"Talk about complete military defeat is one thing. What ISIS devolves into is another discussion. Will they revert back into a terrorist organization?" said Col. Ryan Dillon, the U.S. military spokesman in Baghdad, using another acronym for the Islamic State.
"The loss of Mosul means ISIS is no longer the same, for better or worse. It's no longer the quasi-state that it projected itself to be. But everything achieved against the group is fragile. The ideology is still there, the appeal is still there, and so are the divisions that helped them take power," said Hassan Hassan, a resident fellow at the Tahrir Institute for Middle East Policy.
There is also the question of rebuilding Mosul. Many of the hundreds of thousands of people who fled the fighting to refugee camps nearby will find their homes destroyed. The scale of the misery is vast, and far from being adequately addressed.
Thousands of civilians had poured out of the Islamic State's shrinking redoubt in recent weeks, many of them in tears as they stumbled to safety. Stuck between the militants and the U.S.-led coalition airstrikes propelling the campaign to save them, many said they had spent weeks with barely any food or water. Without medical care, the wounded had died in or under their homes.
Mosul was the largest city to fall to Islamic State control. Three years after the caliphate was declared here at a medieval mosque, that building lies in ruins, after the Islamist militants blew it up as Iraqi forces moved in.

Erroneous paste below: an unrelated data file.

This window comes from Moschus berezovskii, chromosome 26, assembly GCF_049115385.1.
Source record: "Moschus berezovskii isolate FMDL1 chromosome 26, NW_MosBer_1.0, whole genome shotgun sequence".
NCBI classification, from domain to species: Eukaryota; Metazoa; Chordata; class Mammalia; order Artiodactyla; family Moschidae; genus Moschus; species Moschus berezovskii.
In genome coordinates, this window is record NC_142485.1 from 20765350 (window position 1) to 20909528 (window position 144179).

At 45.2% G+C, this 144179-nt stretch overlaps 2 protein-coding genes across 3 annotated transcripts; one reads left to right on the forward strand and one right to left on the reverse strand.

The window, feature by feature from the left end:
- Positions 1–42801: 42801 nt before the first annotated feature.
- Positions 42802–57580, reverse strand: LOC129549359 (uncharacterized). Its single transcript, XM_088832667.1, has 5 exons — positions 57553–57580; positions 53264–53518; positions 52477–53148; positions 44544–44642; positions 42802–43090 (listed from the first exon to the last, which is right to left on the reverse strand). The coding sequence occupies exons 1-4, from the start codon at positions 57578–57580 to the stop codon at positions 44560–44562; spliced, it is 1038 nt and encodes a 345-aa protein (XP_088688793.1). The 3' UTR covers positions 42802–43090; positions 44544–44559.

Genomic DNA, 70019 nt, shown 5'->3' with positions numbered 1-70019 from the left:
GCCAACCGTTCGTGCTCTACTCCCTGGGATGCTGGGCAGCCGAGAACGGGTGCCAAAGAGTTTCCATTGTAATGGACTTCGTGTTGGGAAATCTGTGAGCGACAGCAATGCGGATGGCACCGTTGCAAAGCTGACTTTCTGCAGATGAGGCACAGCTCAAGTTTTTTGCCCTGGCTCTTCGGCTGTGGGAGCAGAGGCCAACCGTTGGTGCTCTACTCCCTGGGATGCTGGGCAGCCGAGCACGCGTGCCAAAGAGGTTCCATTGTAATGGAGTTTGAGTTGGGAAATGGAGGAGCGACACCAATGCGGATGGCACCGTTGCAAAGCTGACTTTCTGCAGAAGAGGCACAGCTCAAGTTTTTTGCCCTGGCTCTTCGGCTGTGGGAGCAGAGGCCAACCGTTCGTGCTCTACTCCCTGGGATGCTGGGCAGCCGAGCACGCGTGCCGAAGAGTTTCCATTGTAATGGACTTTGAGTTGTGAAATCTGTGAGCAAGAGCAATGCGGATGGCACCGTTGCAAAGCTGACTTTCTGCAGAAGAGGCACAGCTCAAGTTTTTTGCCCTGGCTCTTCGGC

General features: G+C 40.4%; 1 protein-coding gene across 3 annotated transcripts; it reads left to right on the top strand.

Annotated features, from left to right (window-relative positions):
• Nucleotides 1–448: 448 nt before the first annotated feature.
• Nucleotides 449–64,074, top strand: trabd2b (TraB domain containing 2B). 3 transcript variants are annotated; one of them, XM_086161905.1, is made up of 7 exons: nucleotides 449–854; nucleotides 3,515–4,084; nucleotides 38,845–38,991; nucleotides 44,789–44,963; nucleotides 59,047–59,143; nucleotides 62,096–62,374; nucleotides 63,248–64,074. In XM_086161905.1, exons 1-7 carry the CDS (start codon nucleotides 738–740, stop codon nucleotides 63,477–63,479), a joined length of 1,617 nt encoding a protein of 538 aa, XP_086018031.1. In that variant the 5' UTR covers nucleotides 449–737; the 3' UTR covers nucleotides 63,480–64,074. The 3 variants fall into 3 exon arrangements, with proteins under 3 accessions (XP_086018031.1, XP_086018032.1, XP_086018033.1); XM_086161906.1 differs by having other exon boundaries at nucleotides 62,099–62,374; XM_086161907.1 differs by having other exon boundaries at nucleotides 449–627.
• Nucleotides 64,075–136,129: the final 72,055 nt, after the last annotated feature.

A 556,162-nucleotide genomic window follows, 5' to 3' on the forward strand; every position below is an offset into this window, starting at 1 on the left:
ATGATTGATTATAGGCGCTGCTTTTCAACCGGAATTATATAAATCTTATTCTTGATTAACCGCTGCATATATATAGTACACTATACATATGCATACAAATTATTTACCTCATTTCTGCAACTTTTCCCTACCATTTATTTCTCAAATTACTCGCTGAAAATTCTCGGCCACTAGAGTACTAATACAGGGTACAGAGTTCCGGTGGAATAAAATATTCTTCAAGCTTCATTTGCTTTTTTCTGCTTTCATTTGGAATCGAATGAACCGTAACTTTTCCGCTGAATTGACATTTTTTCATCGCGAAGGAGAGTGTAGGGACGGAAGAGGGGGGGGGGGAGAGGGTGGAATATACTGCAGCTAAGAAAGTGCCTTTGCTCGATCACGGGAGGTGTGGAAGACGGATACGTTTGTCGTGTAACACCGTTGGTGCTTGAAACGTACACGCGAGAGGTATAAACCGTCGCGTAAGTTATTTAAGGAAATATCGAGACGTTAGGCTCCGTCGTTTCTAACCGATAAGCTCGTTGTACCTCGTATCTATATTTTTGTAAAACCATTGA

The United Nations predicts that at least $1 billion will be required to rebuild Mosul's basic infrastructure. More extensive reconstruction could cost billions more.
In parts of western Mosul, streets have been leveled. Debris and twisted metal are piled high through the alleyways, burying mattresses, flip-flops and other remnants of the lives Islamic State fighters built there. No one here knows how many civilians also remain under the rubble of their homes.
In the final days of the battle, commanders said militants had sent suicide bombers out among fleeing civilians and used children as human shields in the winding alleyways of the Old City.
Standing amid the ruins, Staff Sgt. Rasoul Saeed said the fight had been "incomparable."
"It is the hardest battle we have ever fought. At the end we are bogged down in alleyways, without vehicles, alone against the enemy," he said.
In Mosul's eastern districts, the first to be recaptured from the Islamic State, a relative lack of damage has seen life return to some kind of normalcy. The sidewalks were bustling Sunday night with fast food shops running a roaring trade.
But residents said the legacy of three years of Islamic State rule would be hard to forget. "They tortured me in their prison without mercy because I once served as a police officer," said Karam Abu Taif, his voice wavering on the verge of tears.
"Everyone here has a story now," he said. "I cannot forget. We will not forget."
Sly contributed to this report from Beirut.